The Right Way to Caulk
- Mar. 17, 2016
- Courtney Lynch
- Home Life
When you notice gaps, cracks, joints or leaks between two elements of your home, it might be time for a little re-caulking. Caulk, a flexible substance that creates a seal between those spaces, is relatively simple to apply on your own and plays a vital role in preventing heat loss, water damage and insect infestation.
The Importance of Caulk
Lowe's explained that in general, caulking is used around doors, windows, bathtubs, showers, plumbing, pipes and breaks in siding. When areas like doors and windows are not properly sealed, air can easily leak into your home while heat easily seeps out.1 This loss of heat will cause your energy bill to rise. When caulk has worn away in bathrooms and other areas with plumbing, water can leak through the gaps and cause mold, rust and other damage. All of this means more costs for the homeowner and can be easily prevented with a good caulking job.
How to Know if You Need to Re-Caulk
GE suggested three tests to help you determine if any parts of your home need re-caulking. One method is to wait until it's dark outside and shine a flashlight onto the edges of your door.2 If someone standing on the other side can see light coming through, the door needs a new caulking job. Another way: Place a dollar bill between a window sash or a door jamb. If the dollar can easily slide back and forth when the door and window are closed, the caulk has worn away. Finally, if it is cold or windy outside, wet your hand and wave it near the sides of your windows and doors. If you feel a breeze, there is a loss of energy occurring and you need more caulk.
How to Caulk
According to the U.S. Department of Energy, you should apply new caulk when the temperature is higher than 45 degrees Fahrenheit and when humidity is low.3 The moisture caused by high humidity has a tendency to cause caulk to swell or crack, and if it is too cold outside the caulk will not bond as strongly to the surface.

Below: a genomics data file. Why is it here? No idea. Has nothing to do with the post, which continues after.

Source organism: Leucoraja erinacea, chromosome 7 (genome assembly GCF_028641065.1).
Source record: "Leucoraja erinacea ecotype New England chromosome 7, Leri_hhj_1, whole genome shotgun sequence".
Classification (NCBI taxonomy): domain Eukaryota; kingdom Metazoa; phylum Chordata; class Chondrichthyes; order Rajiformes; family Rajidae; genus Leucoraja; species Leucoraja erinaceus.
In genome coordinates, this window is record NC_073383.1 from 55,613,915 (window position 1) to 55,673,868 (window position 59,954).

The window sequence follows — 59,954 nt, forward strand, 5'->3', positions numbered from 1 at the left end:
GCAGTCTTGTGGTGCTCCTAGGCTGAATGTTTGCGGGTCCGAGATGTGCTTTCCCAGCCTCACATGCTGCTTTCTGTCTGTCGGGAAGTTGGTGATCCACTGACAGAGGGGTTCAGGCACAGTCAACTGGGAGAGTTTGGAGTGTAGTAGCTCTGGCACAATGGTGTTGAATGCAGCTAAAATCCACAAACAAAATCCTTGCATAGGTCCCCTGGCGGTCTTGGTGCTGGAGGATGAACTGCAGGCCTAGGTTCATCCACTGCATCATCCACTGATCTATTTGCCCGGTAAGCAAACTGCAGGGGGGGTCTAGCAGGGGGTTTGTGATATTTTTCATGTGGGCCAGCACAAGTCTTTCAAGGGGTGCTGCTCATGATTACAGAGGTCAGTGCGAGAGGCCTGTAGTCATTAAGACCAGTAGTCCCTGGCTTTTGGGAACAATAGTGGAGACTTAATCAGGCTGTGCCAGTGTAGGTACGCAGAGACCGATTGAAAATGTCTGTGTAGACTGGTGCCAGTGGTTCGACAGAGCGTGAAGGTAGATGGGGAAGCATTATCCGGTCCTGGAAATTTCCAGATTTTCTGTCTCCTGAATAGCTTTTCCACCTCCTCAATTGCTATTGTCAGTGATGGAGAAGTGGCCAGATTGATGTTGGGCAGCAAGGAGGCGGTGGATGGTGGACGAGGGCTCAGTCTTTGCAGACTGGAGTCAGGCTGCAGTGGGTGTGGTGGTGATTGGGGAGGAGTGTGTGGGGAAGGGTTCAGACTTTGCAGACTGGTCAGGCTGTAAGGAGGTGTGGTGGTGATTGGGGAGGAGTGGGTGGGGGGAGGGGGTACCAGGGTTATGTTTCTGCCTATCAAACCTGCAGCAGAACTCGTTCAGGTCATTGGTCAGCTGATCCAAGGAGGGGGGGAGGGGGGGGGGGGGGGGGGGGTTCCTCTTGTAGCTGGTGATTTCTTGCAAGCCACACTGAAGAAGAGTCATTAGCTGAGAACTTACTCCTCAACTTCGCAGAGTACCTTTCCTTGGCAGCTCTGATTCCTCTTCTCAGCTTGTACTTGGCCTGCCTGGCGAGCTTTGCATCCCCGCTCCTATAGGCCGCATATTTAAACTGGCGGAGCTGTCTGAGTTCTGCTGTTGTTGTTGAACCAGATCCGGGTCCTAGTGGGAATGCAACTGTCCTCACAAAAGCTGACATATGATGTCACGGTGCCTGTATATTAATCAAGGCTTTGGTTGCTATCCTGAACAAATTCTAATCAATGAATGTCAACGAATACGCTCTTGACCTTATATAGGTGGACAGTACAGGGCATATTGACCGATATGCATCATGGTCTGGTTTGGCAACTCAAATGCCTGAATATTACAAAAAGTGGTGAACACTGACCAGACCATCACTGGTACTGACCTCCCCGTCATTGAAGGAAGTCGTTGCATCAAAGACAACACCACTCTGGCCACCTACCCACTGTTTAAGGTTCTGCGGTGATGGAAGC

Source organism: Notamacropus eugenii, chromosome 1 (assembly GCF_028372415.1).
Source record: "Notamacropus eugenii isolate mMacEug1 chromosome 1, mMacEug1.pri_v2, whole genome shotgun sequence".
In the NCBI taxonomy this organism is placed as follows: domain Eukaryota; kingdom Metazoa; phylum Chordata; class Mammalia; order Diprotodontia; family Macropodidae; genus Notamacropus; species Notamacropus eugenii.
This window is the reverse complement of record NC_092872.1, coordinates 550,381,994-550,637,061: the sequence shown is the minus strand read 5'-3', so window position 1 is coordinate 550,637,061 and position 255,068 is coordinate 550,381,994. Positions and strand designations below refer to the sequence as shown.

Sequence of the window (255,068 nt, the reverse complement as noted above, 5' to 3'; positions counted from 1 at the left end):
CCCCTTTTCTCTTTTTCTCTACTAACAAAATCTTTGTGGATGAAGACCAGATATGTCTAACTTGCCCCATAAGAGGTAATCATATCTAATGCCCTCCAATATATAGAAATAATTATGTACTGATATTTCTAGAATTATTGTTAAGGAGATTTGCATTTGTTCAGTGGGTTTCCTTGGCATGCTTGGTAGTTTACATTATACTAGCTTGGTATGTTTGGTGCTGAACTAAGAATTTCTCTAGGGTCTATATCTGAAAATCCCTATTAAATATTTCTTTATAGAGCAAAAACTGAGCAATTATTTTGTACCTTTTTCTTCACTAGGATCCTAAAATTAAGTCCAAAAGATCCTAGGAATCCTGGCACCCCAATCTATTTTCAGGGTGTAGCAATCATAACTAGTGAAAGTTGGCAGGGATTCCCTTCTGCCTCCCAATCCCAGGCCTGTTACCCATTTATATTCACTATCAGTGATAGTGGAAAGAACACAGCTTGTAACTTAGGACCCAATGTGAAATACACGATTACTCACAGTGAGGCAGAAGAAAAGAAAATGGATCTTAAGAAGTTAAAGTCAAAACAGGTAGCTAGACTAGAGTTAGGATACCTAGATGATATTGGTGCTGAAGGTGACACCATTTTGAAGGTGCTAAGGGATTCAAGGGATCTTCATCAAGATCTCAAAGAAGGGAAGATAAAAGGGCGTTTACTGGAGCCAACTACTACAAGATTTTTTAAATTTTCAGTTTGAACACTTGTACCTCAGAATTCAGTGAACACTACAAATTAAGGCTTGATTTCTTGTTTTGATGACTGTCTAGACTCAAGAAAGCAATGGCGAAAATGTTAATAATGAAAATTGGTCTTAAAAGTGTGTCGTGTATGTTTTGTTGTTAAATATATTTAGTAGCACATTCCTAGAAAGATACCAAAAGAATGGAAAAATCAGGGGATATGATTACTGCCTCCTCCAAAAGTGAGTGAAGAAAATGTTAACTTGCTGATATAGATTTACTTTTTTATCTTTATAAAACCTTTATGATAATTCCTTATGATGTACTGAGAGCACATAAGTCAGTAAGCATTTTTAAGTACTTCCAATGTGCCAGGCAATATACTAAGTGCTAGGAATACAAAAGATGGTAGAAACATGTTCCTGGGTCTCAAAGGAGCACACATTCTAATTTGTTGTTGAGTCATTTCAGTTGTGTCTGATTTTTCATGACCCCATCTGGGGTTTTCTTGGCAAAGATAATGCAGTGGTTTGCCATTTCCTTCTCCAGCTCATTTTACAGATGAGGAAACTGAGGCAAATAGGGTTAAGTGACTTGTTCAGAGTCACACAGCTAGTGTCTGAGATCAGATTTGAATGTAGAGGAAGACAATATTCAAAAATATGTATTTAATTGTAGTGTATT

Before you add more caulk, Lowe's explained, you have to make sure to remove any old, cracked caulk from the surface. You may need to use caulk remover or a utility knife to do so. Then, make sure the surface is completely clean and place strips of tape down to help you caulk in a straight line.
For a more consistent caulking job, Lowe's recommended using a caulk gun and cartridge.4 When you have cut the cartridge tip so it will produce the caulk size you need, pull (don't push) the gun along the surface at a 45 degree angle. If you want, practice using the gun over a garbage can to get used to the rate at which it dispenses caulk. Once the caulk is applied, you can use a spoon, paintbrush, gloved finger or caulk finishing tool to smooth it out.
When purchasing caulk cartridges, the U.S. Department of Energy said to assume you'll need about a half-cartridge for each window and door. To caulk the foundation sill of an average-sized home, you will need about four cartridges.
There are many different types of caulk from which you can choose. Lowe's explained that some are all-purpose and some are made for distinct surfaces, and GE warned homeowners not to use acrylic caulk because it is more likely to crack. Most caulk is made from latex, silicone or some combination of the two materials. Speak to an expert at your local home improvement store to determine which type of caulk is right for your project.